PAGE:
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Penguins Spinner Pyramid

Penguins Spinner Pyramid (Made in Germany)

Penguins pyramid hand-assembled wooden spinner from Germany. These collectible pieces come from the Erzgebirge region and have been hand-crafted for hundreds of years. The scene rotates with the warmth from candles placed in the candle-holders. 7"H x 7.5"W x 6.5"D

From our German Collectibles Weihnachtsmarkt collection, are hand-carved and painted using the Woodturning technique. It's made in the Erzgebirge region in Germany.

During the 18th century in the Erzgebirge region, this area of Germany was a thriving mining community. For centuries the Erzgebirge mines produced everything from silver to tin to even uranium. Miners who worked far below the surface of the earth for most of the day used to make their own handmade German pyramids to take with them into the mines. These simple versions of the traditional German pyramids were usually made of several sticks tied together in a bunch and placed at the top of a simple pyramid shaped base with several candles sitting at the bottom. The miners called their German pyramids "light racks" or "light stocks" and they brought them into the mines with them to make sure that there was enough fresh air inside the mines because candles will not burn properly without a fair amount of oxygen. They were also a simple reminder of the warmth and light that waited for them outside the mines.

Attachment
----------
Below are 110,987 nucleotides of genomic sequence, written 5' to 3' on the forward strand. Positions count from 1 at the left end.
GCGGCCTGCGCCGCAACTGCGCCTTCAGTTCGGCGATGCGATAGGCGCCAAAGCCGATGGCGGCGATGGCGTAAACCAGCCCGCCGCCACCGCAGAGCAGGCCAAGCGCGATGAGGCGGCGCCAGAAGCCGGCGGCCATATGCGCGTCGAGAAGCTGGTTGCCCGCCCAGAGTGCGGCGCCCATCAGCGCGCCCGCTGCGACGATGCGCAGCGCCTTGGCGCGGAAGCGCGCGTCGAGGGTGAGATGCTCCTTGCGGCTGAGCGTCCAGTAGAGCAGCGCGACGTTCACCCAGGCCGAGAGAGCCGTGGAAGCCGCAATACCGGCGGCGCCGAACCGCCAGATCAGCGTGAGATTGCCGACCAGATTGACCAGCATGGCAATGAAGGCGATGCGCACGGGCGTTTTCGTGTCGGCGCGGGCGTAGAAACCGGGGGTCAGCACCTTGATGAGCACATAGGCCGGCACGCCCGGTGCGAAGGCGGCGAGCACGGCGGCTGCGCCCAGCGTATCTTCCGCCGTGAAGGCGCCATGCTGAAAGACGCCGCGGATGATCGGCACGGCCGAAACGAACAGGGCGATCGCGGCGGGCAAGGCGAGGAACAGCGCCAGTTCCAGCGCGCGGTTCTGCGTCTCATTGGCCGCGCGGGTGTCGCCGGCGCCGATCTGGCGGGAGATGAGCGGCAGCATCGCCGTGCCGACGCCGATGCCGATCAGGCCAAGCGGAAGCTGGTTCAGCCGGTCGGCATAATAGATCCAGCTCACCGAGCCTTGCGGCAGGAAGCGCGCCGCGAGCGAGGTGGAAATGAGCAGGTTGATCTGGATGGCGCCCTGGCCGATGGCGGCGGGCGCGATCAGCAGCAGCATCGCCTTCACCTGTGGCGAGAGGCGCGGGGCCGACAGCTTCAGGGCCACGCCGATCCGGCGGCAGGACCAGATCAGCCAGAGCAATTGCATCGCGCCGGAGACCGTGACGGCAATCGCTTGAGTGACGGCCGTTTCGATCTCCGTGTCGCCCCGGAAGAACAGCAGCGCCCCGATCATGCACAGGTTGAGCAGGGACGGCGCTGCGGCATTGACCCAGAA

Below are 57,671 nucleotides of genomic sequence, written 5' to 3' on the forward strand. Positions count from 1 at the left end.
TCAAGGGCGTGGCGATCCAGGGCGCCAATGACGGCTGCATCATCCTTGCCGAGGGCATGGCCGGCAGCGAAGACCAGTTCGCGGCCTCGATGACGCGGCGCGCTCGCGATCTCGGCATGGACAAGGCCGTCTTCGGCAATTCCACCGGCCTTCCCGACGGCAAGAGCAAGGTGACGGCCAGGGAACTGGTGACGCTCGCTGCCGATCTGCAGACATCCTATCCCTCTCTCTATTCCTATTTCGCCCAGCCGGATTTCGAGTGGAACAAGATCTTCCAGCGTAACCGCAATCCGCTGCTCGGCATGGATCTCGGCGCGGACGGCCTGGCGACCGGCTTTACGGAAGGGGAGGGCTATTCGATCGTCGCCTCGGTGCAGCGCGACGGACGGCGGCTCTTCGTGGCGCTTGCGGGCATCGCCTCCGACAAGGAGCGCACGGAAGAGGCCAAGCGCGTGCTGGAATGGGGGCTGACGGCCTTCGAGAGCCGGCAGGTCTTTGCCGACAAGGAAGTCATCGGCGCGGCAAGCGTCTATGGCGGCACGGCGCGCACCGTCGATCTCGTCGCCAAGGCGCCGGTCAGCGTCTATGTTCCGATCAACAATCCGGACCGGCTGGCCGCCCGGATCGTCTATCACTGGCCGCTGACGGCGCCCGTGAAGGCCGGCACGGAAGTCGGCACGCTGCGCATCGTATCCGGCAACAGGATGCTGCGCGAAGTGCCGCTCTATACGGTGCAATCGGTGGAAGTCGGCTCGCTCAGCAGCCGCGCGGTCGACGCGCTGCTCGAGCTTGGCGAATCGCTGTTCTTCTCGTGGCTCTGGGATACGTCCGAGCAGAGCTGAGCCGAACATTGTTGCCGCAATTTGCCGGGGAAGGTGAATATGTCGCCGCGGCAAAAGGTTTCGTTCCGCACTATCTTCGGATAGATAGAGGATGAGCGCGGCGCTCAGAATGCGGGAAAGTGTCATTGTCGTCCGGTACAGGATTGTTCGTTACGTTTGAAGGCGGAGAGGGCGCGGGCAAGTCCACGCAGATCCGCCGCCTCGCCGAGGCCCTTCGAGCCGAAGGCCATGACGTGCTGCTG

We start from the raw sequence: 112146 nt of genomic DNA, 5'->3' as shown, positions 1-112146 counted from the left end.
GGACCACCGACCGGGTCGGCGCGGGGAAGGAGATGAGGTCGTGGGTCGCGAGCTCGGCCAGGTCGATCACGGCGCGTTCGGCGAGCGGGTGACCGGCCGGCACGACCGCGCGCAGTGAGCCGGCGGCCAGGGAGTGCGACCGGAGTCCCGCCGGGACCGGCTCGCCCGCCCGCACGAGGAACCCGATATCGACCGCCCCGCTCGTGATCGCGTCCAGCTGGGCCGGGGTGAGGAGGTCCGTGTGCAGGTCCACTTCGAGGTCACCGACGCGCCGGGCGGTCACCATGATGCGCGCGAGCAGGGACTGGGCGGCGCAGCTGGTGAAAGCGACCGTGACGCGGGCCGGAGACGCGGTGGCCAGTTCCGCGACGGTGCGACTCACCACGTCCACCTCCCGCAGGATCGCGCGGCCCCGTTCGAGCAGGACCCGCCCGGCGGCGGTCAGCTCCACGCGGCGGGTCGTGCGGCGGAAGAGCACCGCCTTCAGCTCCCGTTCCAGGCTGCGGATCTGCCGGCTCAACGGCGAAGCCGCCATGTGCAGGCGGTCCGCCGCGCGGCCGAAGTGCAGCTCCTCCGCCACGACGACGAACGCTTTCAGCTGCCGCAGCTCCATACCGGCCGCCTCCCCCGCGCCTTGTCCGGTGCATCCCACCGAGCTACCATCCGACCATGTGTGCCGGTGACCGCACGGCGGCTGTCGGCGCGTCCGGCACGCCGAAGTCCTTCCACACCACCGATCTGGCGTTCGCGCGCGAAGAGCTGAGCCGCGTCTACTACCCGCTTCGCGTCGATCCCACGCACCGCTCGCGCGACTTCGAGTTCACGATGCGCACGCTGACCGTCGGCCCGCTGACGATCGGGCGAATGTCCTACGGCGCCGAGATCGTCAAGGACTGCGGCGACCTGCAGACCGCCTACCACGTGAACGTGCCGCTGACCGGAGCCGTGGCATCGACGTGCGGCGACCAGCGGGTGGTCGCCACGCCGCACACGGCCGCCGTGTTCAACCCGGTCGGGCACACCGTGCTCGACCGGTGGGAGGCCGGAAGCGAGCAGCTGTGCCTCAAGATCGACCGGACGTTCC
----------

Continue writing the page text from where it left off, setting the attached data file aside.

Little movement was involved in these early versions of the German Spinner pyramid, but over time they became more animated and complex in their designs. The miners were constantly improving upon the earlier designs by adding new parts to their German pyramids and removing unnecessary ones. They added wooden rods to hold the sticks up top in order to spin, then a solid dish at the bottom to hold the candles. The slatted wood fan design was eventually developed allowing the heat from the candles to spin the German pyramids around more easily. Over time, the miners began decorating their own German pyramids with beautiful hand carved wooden figurines. These decorative German pyramids then left the confines of the darkened mines below the earth and began being used during Christmas celebrations inside the homes of the miners.